In the final section of the book, Keyso gives voice to three women in their twenties and thirties, a demographic bloc for which World War II in and of itself has little meaning. They can not imagine Okinawa without the ubiquitous U. S. military bases and are comfortable with the transient mass of Americans released into their lives by from these familiar features of the landscape. Their reminiscences and ruminations have the qualities of a good coming of age tale. A thirty-year old graduate student recalls how she relished Okinawa's vibrant borderland atmosphere as a teenager and became naturally attracted to the American men who packed the streets dressed in blue jeans and T-shirts. The cruel gossip and stigmatization that followed an adolescent romance across the race line opened her eyes to the oppressiveness of existing gender expectations and certain aspects of Okinawa's indigenous social structure. This feminist awakening led her to find common ground with other Asian women whose existence is even more contingent on American military bases, such as Filipino dancers who catered to U.S. servicemen on Subic Bay. A similar political awakening shaped the life of a thirty-five-year-old woman who intuitively sees something fundamentally political in her decisions about work and marriage. To this self-professed rebel, employment on a base meant escape from the blatant sexism of Japanese corporate culture, and remarriage to an American was conduit to a more equitable domestic partnership. She is irked by those who scapegoat U.S. bases for all of Okinawa's problems and ignore the economic advantages the bases bring to the island. The book ends with a former Miss Okinawa who shared her hopes and dreams with Keyso. This twenty-one-year-old woman remembers being taught little about the island's place in modern Japanese history, and she feels this neglect has much to do with her generation's inattention to questions of war and peace. She does not profess strong opinions about the presence of American military bases in Okinawa and the problems this semi-permanent foreign intrusion creates, Yet one remark she made about public reaction to the rape of a twelve-year old girl stands out in her mostly unpoliticized take on the world. She found the racial stereotyping many Japanese resorted to about African American males in the wake of the rape unfair and deplorable. It is a quietly powerful criticism of the Japanese mainstream made from the vantage point of a periphery in what anthropologist John Lie calls "Multiethnic Japan."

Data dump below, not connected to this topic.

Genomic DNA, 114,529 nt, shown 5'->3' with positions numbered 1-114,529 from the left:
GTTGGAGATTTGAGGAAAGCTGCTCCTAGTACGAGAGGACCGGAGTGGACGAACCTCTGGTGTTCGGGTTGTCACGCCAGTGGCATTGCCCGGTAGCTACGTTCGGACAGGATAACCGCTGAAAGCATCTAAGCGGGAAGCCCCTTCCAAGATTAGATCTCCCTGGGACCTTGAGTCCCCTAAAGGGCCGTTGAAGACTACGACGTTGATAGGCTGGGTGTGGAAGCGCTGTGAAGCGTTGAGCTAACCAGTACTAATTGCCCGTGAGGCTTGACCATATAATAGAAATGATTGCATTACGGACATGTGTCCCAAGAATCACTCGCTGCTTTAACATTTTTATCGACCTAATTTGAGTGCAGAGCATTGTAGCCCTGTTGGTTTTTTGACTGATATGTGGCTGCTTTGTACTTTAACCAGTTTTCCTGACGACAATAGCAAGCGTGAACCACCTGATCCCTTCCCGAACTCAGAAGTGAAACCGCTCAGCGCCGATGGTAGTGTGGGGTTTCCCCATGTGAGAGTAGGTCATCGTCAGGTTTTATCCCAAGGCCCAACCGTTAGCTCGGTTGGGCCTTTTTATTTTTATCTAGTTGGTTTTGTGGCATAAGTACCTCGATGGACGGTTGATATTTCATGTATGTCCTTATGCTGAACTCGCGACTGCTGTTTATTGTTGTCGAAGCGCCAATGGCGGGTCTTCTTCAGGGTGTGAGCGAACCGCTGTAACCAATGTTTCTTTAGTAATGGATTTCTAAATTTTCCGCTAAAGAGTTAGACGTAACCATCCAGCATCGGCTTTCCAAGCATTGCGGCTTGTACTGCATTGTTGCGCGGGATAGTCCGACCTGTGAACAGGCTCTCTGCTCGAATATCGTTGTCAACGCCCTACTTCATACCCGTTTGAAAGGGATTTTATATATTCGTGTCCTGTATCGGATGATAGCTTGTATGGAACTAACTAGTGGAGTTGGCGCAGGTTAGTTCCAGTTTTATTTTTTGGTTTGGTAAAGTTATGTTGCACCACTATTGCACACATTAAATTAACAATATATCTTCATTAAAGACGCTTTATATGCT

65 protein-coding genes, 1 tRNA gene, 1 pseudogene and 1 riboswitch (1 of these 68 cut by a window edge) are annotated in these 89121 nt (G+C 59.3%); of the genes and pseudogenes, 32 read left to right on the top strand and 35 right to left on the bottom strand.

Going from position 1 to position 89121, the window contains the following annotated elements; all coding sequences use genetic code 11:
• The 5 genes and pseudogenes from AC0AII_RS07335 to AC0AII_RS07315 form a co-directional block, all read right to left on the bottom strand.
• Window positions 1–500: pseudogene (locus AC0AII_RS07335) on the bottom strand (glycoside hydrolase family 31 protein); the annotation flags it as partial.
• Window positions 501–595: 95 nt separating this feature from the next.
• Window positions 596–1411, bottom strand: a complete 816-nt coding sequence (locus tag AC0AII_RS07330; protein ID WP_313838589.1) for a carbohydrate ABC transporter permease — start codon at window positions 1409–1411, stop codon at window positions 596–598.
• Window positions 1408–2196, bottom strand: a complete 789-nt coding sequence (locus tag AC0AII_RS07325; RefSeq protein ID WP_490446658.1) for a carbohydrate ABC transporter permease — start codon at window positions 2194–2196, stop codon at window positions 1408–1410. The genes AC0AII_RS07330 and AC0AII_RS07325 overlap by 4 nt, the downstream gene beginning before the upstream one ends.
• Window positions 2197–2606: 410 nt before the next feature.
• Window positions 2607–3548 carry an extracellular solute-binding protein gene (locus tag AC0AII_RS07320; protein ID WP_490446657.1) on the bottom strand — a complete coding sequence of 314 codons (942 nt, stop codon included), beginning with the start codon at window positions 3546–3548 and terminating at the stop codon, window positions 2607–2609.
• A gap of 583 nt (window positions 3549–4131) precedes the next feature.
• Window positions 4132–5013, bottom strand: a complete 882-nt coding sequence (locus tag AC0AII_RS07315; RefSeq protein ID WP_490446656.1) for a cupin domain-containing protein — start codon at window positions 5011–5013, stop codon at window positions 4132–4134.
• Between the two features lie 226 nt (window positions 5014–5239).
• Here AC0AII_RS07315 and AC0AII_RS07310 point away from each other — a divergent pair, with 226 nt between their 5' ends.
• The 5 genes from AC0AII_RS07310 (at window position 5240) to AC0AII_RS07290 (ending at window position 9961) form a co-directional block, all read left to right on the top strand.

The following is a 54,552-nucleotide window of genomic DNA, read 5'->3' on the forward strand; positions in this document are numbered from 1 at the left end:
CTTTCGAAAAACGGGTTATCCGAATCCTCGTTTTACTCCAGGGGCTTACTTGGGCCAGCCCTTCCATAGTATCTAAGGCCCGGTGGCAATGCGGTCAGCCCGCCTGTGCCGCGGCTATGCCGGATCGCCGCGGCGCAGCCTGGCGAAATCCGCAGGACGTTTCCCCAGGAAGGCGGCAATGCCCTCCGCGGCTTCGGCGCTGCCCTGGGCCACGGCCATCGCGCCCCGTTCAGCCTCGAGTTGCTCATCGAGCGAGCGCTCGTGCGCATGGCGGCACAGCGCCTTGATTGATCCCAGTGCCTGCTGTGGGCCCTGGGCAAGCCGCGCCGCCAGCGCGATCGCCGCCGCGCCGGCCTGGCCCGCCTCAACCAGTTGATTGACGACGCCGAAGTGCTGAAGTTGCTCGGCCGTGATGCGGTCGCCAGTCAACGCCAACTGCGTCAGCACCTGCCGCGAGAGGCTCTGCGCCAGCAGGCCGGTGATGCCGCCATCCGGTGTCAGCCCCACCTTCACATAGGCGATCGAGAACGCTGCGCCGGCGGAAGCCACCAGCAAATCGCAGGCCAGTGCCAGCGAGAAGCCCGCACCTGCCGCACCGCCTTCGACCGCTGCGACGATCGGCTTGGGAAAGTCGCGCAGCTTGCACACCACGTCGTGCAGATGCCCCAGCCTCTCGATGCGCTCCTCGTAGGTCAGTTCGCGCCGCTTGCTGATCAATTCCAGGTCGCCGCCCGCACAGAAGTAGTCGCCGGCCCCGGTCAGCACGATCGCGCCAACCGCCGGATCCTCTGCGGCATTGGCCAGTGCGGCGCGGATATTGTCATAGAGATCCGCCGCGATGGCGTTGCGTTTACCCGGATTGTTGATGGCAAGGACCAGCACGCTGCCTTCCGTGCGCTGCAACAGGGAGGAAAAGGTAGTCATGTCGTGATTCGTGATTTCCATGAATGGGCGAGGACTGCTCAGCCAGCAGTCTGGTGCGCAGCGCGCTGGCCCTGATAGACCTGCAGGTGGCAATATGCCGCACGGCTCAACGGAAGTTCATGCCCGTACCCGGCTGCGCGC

In a seamless sequence of generational shifts expressed in personal reflections, Keyso illuminates the gradual erosion of WW II memories in a society still fettered by the war's legacy. Although Keyso places all the participants in her oral history project in the middle-class, their class backgrounds were differentiated enough to demonstrably shape their views of the island's history and their attitudes towards Americans, the mainland Japanese and, ultimately, themselves. Former Okinawa prefectural governor Masahide Ota's afterword rounds out the volume with information and insights that will help readers contextualize the personal experiences narrated in this volume. Given the book's likely appeal to a general readers, who may need a background briefing on the Okinawa problem, Ota's helpful commentary might have served the book better as a foreword.
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Sayuri Shimizu. Review of Keyso, Ruth Ann, Women of Okinawa: Nine Voices from a Garrison Island.